Read 6 ideas to pull yourself out of a bad parenting day.

Bad Parenting Day


None of these tips are easy.

It’s harder to pause and redirect to something more productive instead of resorting to punishment and distress. Practicing any of these tactics won’t result in warm and fuzzy feelings. They even feel unnatural—who wants to keep their voice calm when the kids are acting up?

But these actions can keep you from raising your voice and even lead to a learning moment. Sure, yelling at your child can “work.” He might follow instructions, be quiet, and leave you alone. But yelling doesn’t solve the problem—it can happen again, or worse, draw a wall between you two.

Instead, use these heated situations as teachable moments. You can learn patience, respect, and empathy. And yes, even when the kids are whining over a blue truck.

Get more tips:

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How to Finally Stop Losing Your Temper

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  1. I find parenting a 5 year old and 10 month old stressful at times, especially my five year old. I’ll stay calm for the most part and try to be consistent with discipline but some days she pushes the boundaries to a point I loose my cool and yell! I feel terrible after I do this and know it’s not helpful but wonder what I’m doing wrong as I can ask her to do the same things over and over, I’m sick of hearing myself on repeat. What might your advice be?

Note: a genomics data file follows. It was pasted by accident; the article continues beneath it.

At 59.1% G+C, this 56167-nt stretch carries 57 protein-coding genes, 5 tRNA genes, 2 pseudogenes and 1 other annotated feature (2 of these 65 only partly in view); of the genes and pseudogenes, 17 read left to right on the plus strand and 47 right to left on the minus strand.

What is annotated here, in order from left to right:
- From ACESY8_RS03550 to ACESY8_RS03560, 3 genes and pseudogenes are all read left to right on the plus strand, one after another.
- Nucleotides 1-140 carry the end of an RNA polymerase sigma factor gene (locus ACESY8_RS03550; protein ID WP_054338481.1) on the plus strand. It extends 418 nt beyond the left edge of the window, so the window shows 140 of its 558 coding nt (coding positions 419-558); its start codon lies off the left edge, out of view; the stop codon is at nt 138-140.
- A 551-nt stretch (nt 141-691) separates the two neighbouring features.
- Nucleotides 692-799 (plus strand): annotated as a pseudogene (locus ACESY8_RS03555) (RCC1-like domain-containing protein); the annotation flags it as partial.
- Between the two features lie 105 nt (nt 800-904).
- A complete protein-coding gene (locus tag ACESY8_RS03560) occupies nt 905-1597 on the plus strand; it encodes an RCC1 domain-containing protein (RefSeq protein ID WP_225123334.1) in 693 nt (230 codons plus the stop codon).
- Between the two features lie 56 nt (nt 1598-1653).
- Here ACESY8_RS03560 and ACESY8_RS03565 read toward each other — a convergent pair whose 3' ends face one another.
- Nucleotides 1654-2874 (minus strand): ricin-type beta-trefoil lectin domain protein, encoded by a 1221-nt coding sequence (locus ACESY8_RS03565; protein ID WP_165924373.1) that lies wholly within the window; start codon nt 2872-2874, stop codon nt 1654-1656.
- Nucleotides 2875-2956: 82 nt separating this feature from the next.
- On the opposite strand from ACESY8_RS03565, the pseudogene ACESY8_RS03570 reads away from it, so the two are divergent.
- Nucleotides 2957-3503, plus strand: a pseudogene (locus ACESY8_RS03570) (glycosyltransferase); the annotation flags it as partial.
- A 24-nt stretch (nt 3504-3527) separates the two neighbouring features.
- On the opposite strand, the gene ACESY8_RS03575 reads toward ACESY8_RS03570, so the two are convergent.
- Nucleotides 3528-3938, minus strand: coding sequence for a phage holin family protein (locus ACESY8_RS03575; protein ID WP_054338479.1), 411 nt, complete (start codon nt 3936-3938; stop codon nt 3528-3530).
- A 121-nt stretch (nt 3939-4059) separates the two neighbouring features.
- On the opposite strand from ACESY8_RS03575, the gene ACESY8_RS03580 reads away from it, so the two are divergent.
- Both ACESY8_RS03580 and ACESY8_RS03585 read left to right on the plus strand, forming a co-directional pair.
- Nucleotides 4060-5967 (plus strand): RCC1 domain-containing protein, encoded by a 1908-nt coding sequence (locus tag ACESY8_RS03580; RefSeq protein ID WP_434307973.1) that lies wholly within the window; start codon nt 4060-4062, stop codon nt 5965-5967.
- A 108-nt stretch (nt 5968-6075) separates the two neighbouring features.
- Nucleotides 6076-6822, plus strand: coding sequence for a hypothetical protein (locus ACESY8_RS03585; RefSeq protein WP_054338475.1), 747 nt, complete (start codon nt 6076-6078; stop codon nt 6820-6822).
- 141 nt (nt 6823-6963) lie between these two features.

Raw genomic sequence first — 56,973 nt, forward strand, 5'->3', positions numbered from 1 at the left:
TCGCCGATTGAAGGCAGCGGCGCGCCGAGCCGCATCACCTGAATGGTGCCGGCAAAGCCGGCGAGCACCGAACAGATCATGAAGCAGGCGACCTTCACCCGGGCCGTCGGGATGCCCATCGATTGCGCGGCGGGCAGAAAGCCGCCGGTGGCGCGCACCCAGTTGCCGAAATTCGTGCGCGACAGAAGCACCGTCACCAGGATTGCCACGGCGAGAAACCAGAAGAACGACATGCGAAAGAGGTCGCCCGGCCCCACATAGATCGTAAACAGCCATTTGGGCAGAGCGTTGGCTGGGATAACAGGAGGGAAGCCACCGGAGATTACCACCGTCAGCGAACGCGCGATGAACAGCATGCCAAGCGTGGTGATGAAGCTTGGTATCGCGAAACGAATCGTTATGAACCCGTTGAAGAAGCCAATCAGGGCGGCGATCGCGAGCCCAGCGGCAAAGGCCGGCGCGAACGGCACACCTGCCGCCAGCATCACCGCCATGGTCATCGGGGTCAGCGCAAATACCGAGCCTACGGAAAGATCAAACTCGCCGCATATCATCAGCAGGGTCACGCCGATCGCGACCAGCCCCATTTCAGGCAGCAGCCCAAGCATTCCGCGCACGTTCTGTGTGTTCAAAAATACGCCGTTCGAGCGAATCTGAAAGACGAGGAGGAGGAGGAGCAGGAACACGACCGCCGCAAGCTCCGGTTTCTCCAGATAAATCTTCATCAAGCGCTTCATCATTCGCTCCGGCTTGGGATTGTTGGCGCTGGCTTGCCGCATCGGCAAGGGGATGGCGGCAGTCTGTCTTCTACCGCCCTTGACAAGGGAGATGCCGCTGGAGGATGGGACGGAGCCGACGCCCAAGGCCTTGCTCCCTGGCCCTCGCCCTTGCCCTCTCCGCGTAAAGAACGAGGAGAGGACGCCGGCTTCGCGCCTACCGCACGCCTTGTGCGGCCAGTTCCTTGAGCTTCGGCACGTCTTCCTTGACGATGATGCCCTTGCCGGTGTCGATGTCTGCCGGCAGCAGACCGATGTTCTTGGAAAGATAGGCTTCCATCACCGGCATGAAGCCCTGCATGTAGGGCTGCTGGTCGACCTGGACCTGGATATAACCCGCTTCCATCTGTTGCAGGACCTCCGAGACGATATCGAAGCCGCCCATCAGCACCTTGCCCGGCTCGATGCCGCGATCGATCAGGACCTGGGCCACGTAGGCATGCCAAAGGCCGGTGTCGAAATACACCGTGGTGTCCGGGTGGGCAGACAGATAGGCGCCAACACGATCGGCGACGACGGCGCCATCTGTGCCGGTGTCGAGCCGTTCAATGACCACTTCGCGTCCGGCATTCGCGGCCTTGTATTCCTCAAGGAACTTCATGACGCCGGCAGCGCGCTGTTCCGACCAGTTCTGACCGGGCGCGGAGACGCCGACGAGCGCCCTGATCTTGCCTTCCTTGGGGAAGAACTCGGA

1. Nina Garcia says:

      It can definitely be stressful when your child repeatedly doesn’t do what you need them to do. One thing that has helped me was to simplify the instructions and make sure that I know they’re listening to me. That way, there’s no confusion about what needs to be done. If she doesn’t listen regardless, one thing you can try is to give yourself a pause before you explode, either by saying something to yourself, walking away for a few minutes, anything to stop you from outright yelling. Even if it’s not “ideal,” it’s still better than losing your temper, and will help you think clearly about what to do next.

  2. I have a hard time standing my ground as “mom”. I am so soft hearted where I just can’t say “No!” I’ve struggled with my 3 year old telling me no or simply showing her I am the boss. She has had a lot of anger for a 3 year old. She would yell/kick or hit at me for simple diaper changes or anything she didn’t want to do was god awful to get done.

    1. Nina Garcia says:

      It can feel tempting to oblige our kids rather than hold our ground, especially when they throw a fit and it feels easier to give in. One thing that helps me stay the course and be consistent is I ask myself whether this is hurting or helping them. Does being lenient all the time help them in the long run, or would I be doing them a disservice by not giving them the boundaries they need?

      That said, I believe it’s absolutely possible to balance both being firm and being kind. We can have high expectations and show compassion. Being consistent with showing empathy. It doesn’t mean we have to be “mean” to be firm. In fact, I think kids will listen to us more when we show that we have their best interests at heart, and that we truly are showing compassion for them (even as we hold our ground).

      Hang in there, mama <3